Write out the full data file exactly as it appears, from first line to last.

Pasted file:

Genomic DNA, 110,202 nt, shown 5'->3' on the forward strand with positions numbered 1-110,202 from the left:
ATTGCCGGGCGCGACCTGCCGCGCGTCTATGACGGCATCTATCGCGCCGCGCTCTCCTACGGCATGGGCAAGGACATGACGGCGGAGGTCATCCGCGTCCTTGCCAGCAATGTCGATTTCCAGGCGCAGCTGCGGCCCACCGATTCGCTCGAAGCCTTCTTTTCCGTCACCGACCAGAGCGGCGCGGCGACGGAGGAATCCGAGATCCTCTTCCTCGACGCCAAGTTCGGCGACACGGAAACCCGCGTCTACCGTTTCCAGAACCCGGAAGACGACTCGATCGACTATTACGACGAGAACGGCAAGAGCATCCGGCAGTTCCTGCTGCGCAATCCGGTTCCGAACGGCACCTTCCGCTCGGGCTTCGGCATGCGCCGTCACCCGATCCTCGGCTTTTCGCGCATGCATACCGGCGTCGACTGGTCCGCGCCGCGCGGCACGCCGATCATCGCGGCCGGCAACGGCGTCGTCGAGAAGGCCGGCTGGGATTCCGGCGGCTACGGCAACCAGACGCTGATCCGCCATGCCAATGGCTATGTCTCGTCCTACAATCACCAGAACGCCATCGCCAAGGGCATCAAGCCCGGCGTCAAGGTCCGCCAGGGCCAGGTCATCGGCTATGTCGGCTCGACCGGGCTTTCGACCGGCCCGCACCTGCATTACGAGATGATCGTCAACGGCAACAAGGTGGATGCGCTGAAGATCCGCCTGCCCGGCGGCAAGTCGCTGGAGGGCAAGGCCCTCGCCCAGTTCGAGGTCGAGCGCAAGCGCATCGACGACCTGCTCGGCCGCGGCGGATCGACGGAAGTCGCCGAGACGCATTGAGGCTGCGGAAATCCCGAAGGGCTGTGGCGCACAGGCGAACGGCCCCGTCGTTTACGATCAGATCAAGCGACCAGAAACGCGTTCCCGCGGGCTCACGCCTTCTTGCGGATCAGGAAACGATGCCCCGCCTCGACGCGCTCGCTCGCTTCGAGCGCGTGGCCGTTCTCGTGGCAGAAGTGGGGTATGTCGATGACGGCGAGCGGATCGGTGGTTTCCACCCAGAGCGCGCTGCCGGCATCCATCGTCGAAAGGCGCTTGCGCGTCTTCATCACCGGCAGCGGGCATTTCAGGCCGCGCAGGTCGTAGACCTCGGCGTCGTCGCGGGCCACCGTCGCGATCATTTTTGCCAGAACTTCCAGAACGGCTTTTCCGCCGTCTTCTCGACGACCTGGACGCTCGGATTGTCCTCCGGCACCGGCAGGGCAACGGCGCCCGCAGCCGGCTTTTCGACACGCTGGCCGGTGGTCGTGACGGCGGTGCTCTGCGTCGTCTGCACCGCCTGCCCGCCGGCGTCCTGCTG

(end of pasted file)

Genomic DNA, 110,202 nt, shown 5'->3' on the forward strand with positions numbered 1-110,202 from the left:
ATTGCCGGGCGCGACCTGCCGCGCGTCTATGACGGCATCTATCGCGCCGCGCTCTCCTACGGCATGGGCAAGGACATGACGGCGGAGGTCATCCGCGTCCTTGCCAGCAATGTCGATTTCCAGGCGCAGCTGCGGCCCACCGATTCGCTCGAAGCCTTCTTTTCCGTCACCGACCAGAGCGGCGCGGCGACGGAGGAATCCGAGATCCTCTTCCTCGACGCCAAGTTCGGCGACACGGAAACCCGCGTCTACCGTTTCCAGAACCCGGAAGACGACTCGATCGACTATTACGACGAGAACGGCAAGAGCATCCGGCAGTTCCTGCTGCGCAATCCGGTTCCGAACGGCACCTTCCGCTCGGGCTTCGGCATGCGCCGTCACCCGATCCTCGGCTTTTCGCGCATGCATACCGGCGTCGACTGGTCCGCGCCGCGCGGCACGCCGATCATCGCGGCCGGCAACGGCGTCGTCGAGAAGGCCGGCTGGGATTCCGGCGGCTACGGCAACCAGACGCTGATCCGCCATGCCAATGGCTATGTCTCGTCCTACAATCACCAGAACGCCATCGCCAAGGGCATCAAGCCCGGCGTCAAGGTCCGCCAGGGCCAGGTCATCGGCTATGTCGGCTCGACCGGGCTTTCGACCGGCCCGCACCTGCATTACGAGATGATCGTCAACGGCAACAAGGTGGATGCGCTGAAGATCCGCCTGCCCGGCGGCAAGTCGCTGGAGGGCAAGGCCCTCGCCCAGTTCGAGGTCGAGCGCAAGCGCATCGACGACCTGCTCGGCCGCGGCGGATCGACGGAAGTCGCCGAGACGCATTGAGGCTGCGGAAATCCCGAAGGGCTGTGGCGCACAGGCGAACGGCCCCGTCGTTTACGATCAGATCAAGCGACCAGAAACGCGTTCCCGCGGGCTCACGCCTTCTTGCGGATCAGGAAACGATGCCCCGCCTCGACGCGCTCGCTCGCTTCGAGCGCGTGGCCGTTCTCGTGGCAGAAGTGGGGTATGTCGATGACGGCGAGCGGATCGGTGGTTTCCACCCAGAGCGCGCTGCCGGCATCCATCGTCGAAAGGCGCTTGCGCGTCTTCATCACCGGCAGCGGGCATTTCAGGCCGCGCAGGTCGTAGACCTCGGCGTCGTCGCGGGCCACCGTCGCGATCATTTTTGCCAGAACTTCCAGAACGGCTTTTCCGCCGTCTTCTCGACGACCTGGACGCTCGGATTGTCCTCCGGCACCGGCAGGGCAACGGCGCCCGCAGCCGGCTTTTCGACACGCTGGCCGGTGGTCGTGACGGCGGTGCTCTGCGTCGTCTGCACCGCCTGCCCGCCGGCGTCCTGCTG